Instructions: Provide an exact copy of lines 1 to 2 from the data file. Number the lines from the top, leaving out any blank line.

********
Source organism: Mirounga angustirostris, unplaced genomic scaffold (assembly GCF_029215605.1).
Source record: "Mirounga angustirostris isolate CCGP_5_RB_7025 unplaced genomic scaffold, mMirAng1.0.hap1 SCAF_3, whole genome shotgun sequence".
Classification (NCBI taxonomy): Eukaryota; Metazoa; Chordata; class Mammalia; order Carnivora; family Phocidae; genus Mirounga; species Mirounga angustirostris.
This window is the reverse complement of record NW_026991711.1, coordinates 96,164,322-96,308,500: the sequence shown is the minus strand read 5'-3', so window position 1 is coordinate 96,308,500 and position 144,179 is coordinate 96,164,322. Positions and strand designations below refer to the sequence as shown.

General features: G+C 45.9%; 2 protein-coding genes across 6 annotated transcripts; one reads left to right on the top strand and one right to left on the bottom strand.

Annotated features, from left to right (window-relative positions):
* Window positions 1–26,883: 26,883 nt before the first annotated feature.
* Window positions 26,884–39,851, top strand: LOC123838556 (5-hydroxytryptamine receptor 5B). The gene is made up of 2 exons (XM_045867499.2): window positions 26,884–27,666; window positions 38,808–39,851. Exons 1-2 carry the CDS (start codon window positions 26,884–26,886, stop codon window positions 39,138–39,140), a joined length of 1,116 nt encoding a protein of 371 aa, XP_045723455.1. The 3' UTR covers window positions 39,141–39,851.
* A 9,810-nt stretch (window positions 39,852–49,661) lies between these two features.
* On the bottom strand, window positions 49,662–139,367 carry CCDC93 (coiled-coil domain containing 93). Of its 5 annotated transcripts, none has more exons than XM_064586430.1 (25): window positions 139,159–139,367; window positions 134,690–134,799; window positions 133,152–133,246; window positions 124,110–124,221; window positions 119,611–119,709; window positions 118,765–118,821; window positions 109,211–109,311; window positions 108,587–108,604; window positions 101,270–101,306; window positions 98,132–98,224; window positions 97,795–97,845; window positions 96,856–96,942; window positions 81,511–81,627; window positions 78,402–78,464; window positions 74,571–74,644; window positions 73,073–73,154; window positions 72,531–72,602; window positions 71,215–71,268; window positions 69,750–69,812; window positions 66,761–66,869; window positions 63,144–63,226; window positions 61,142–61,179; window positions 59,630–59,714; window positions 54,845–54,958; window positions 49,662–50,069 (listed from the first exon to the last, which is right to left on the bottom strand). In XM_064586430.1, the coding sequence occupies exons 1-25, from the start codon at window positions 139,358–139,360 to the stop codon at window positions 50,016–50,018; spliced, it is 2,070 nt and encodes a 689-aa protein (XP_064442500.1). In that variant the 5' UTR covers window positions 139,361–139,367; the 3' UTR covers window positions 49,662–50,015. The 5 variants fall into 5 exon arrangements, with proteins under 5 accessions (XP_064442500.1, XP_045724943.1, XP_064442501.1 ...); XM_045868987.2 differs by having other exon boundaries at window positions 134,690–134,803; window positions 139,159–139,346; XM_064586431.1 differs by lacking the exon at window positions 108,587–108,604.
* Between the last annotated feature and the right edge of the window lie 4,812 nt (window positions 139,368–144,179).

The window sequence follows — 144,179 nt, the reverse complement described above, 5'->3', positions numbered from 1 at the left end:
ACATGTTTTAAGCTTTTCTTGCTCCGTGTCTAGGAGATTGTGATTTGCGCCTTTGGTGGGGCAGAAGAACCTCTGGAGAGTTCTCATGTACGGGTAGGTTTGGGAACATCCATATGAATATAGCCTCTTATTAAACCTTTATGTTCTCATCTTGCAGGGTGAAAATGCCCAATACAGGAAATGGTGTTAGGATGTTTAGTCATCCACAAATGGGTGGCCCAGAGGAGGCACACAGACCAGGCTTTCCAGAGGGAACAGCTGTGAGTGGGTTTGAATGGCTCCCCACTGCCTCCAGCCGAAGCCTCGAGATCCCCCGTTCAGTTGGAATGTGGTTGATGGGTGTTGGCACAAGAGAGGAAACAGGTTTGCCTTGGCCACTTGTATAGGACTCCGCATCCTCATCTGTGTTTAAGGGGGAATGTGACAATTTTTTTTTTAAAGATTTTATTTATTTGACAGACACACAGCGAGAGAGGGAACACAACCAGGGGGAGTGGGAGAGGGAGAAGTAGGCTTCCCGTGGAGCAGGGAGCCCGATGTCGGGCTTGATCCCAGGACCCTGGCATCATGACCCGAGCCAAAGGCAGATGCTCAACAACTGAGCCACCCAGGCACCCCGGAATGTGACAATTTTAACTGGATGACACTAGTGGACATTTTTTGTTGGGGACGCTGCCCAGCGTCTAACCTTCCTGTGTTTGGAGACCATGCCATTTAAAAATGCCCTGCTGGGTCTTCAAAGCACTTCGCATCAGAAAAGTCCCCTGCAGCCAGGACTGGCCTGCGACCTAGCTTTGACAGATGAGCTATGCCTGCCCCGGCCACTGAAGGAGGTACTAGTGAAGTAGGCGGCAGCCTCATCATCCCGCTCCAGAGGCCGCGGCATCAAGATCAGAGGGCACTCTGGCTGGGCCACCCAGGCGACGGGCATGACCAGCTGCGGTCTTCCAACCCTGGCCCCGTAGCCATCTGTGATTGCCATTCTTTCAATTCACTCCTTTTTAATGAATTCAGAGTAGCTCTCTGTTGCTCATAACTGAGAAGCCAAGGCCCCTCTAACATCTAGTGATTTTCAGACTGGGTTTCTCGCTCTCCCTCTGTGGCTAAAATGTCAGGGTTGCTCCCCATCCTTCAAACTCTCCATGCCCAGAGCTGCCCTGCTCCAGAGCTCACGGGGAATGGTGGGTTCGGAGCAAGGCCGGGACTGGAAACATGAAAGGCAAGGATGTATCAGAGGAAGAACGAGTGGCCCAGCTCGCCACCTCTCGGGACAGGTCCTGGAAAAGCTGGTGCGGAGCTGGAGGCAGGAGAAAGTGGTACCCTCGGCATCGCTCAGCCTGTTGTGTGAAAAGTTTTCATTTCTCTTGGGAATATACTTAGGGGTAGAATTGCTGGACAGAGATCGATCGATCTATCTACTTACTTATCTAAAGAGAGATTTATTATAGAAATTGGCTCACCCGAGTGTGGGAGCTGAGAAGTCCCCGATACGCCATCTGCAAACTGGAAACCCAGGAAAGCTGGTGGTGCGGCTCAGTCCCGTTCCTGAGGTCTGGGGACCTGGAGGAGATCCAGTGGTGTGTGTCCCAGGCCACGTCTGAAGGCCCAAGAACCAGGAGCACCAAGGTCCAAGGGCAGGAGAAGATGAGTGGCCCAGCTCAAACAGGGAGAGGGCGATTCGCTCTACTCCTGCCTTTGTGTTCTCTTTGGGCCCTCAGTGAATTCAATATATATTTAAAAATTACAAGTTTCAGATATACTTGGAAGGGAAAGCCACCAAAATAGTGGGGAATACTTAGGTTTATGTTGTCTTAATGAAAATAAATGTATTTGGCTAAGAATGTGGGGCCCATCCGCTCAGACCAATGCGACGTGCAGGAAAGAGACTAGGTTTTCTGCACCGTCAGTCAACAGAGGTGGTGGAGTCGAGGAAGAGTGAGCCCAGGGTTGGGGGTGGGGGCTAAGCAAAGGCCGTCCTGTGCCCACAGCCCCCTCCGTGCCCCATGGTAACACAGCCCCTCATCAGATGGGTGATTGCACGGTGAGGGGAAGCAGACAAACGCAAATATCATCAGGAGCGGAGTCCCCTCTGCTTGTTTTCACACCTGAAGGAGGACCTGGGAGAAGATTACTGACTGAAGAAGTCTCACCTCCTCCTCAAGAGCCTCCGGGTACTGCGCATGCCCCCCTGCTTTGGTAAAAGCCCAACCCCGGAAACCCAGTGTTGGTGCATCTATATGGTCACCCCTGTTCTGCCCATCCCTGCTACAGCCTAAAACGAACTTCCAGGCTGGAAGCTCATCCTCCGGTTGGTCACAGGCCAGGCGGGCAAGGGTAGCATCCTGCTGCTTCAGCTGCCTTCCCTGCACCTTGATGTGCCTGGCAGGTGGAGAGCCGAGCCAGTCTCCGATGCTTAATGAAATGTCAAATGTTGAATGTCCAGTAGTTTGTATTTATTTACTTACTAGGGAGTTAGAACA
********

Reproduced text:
Source organism: Mirounga angustirostris, unplaced genomic scaffold (assembly GCF_029215605.1).
Source record: "Mirounga angustirostris isolate CCGP_5_RB_7025 unplaced genomic scaffold, mMirAng1.0.hap1 SCAF_3, whole genome shotgun sequence".